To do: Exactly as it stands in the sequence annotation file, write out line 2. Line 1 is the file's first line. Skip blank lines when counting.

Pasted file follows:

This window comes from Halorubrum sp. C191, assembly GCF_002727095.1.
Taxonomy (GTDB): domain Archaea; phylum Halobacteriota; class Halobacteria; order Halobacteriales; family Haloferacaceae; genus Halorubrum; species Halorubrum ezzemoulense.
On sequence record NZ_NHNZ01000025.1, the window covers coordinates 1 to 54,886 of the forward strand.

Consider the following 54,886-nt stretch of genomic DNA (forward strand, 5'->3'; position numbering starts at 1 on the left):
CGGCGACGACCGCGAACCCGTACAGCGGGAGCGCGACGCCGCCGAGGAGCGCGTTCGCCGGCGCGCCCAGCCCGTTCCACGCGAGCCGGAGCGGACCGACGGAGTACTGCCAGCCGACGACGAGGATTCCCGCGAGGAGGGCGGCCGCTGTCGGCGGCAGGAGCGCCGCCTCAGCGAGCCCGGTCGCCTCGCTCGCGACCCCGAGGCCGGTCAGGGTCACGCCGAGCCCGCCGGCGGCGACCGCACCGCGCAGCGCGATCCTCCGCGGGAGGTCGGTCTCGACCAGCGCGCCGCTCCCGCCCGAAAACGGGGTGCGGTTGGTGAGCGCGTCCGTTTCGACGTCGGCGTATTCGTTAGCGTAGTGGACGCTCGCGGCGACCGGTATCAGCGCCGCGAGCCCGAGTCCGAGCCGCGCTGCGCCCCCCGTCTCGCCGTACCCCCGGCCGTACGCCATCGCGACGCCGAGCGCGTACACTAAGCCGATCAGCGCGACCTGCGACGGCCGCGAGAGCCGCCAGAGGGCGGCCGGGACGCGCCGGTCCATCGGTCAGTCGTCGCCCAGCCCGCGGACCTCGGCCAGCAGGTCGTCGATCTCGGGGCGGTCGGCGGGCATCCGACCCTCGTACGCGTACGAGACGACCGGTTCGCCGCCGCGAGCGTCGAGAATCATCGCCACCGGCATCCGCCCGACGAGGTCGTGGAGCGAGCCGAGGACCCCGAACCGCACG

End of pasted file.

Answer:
Taxonomy (GTDB): domain Archaea; phylum Halobacteriota; class Halobacteria; order Halobacteriales; family Haloferacaceae; genus Halorubrum; species Halorubrum ezzemoulense.